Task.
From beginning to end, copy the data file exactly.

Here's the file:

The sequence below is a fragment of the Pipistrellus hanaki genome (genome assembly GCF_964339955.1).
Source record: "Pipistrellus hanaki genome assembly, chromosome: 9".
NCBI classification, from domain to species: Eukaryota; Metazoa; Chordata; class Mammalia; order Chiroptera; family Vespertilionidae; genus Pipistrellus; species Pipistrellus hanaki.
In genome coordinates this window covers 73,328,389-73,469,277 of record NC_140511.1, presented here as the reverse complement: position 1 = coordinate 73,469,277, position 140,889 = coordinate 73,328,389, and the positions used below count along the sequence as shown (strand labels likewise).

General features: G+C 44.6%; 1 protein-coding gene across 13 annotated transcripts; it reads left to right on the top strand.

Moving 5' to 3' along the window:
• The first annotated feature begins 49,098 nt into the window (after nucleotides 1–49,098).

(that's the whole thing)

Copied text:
The sequence below is a fragment of the Pipistrellus hanaki genome (genome assembly GCF_964339955.1).
Source record: "Pipistrellus hanaki genome assembly, chromosome: 9".
NCBI classification, from domain to species: Eukaryota; Metazoa; Chordata; class Mammalia; order Chiroptera; family Vespertilionidae; genus Pipistrellus; species Pipistrellus hanaki.
In genome coordinates this window covers 73,328,389-73,469,277 of record NC_140511.1, presented here as the reverse complement: position 1 = coordinate 73,469,277, position 140,889 = coordinate 73,328,389, and the positions used below count along the sequence as shown (strand labels likewise).

General features: G+C 44.6%; 1 protein-coding gene across 13 annotated transcripts; it reads left to right on the top strand.

Moving 5' to 3' along the window:
• The first annotated feature begins 49,098 nt into the window (after nucleotides 1–49,098).